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Racial disturbance rocks Longview
July 11, 1919

On this day in 1919, the Longview Race Riot broke out. It was the second of twenty-five racial disturbances across America during what came to be known as the Red Summer. Riots occurred in Chicago, Houston, Little Rock, Washington, New York, Baltimore, New Orleans, and other cities. The Longview riot began with a July 10, 1919, article in the Chicago Defender, a sensationalistic nationwide black newspaper, that described the murder of a black resident of Longview. A series of incidents that began the following day led to injuries among both whites and blacks and the destruction of a number of blacks' homes. Governor William Hobby ordered Texas Rangers and National Guard troops to the scene and declared martial law. Twenty-one black men and nine white men were arrested. Nobody was ever tried. Tension subsided by the following week, and the governor lifted martial law at noon on July 18.

Presidential candidate drowns in Galveston Bay
July 11, 1838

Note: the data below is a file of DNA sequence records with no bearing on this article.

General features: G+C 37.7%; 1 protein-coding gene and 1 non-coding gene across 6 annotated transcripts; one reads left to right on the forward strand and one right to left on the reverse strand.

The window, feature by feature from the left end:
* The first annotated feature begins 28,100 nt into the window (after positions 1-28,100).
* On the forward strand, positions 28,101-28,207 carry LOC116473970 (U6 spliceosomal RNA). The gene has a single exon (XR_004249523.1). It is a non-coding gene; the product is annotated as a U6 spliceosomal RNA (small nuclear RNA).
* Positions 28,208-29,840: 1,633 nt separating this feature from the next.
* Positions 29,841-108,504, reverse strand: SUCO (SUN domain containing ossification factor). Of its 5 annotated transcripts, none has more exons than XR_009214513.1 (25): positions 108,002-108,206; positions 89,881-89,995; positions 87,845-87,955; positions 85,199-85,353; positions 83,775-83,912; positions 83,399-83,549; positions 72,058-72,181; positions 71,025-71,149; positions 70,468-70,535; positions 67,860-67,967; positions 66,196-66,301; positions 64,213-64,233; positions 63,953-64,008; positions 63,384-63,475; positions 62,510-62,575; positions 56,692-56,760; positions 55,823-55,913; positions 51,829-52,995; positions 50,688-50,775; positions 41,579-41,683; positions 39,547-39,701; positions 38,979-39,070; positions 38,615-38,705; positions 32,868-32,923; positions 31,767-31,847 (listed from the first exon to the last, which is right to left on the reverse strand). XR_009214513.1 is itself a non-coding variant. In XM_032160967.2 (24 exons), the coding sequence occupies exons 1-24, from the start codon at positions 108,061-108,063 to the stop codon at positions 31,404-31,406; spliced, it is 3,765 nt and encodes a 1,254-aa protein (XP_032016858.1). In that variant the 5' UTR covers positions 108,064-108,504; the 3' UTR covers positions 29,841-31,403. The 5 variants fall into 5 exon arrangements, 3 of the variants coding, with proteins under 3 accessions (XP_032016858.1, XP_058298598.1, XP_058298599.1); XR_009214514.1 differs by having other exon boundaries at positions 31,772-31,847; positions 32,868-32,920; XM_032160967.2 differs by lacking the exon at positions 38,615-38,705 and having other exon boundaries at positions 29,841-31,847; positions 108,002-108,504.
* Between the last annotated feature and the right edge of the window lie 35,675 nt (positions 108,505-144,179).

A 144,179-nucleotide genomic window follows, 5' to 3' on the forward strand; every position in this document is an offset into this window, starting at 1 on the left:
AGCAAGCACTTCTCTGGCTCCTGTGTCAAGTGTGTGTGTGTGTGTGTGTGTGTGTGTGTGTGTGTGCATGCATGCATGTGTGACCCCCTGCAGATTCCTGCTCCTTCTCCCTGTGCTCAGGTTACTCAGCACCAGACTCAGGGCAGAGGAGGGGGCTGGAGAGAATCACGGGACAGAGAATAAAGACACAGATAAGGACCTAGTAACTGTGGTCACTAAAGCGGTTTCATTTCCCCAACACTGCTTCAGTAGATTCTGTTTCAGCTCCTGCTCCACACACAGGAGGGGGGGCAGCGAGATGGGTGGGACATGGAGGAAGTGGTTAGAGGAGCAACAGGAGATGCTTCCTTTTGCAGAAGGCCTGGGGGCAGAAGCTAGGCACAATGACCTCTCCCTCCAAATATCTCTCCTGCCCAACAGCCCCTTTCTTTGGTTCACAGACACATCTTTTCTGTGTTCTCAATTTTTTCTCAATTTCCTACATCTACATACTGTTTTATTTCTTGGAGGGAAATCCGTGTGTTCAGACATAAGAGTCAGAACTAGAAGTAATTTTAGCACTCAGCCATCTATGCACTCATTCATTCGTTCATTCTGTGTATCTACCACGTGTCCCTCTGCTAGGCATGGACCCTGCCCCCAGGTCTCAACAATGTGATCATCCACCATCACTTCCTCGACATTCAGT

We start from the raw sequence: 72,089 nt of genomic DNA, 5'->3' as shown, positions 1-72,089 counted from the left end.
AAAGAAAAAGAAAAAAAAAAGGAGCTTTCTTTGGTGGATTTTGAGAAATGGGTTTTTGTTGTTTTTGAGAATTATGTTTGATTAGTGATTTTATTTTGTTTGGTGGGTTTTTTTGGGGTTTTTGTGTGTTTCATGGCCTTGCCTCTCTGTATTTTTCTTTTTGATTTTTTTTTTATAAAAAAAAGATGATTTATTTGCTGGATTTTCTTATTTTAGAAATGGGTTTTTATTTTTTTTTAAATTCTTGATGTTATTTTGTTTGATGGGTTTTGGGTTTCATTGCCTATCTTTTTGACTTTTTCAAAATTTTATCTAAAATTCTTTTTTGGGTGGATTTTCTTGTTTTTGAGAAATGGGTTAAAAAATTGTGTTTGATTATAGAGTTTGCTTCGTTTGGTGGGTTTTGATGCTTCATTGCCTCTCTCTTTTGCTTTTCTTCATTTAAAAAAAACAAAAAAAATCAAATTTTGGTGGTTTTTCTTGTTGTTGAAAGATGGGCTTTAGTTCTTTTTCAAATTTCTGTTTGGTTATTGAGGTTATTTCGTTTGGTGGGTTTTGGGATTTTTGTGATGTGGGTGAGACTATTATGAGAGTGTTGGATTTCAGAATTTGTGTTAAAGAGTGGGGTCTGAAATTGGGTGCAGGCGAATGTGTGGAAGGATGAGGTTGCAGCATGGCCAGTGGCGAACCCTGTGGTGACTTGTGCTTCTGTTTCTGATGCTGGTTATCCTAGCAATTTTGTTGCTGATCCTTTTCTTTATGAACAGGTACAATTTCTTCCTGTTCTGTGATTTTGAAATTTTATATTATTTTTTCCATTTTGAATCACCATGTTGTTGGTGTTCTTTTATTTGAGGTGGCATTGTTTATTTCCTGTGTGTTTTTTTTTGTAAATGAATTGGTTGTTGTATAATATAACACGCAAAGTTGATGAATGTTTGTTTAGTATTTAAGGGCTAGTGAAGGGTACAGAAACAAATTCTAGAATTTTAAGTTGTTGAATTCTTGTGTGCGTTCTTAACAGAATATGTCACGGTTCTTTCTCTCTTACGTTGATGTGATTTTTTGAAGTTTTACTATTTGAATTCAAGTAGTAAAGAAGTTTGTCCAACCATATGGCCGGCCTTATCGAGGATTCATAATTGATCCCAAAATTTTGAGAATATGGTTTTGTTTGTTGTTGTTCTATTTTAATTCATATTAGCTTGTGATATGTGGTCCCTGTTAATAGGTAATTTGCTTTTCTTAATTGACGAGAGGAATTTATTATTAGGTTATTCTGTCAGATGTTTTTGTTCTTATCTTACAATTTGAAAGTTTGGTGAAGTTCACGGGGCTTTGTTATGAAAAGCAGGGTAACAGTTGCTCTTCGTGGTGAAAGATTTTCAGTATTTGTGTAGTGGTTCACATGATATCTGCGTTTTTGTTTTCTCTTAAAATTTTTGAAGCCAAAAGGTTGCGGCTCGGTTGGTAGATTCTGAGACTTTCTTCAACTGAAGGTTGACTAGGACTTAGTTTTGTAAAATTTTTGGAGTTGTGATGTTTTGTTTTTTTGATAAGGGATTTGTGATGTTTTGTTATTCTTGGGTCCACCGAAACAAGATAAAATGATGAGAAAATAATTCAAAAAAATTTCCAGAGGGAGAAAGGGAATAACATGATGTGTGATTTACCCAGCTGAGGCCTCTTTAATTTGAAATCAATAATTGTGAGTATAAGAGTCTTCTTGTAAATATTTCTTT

On this day in 1838, James Collinsworth fell or jumped off a boat in Galveston Bay and drowned. Collinsworth, born in Tennessee in 1806, was a candidate for the presidency of the Republic of Texas, along with Mirabeau B. Lamar and Peter W. Grayson. Collinsworth served as a district attorney in Tennessee, where he was a political ally of Andrew Jackson and Sam Houston, but moved to Texas by 1835. He represented Brazoria at the Convention of 1836 and was a signer of the Texas Declaration of Independence. Collinsworth later served as Houston's aide-de-camp, in the Senate of the republic, and as the first chief justice of the republic. He also helped organize the Texas Railroad, Navigation, and Banking Company and was a charter member of the Philosophical Society of Texas. His death, which occurred less than two weeks after the announcement of his candidacy for president, was generally presumed to have been a suicide, and his body lay in state in the capitol in Houston. In 1876 the legislature named Collingsworth County in his honor, though the act establishing the county misspelled his name.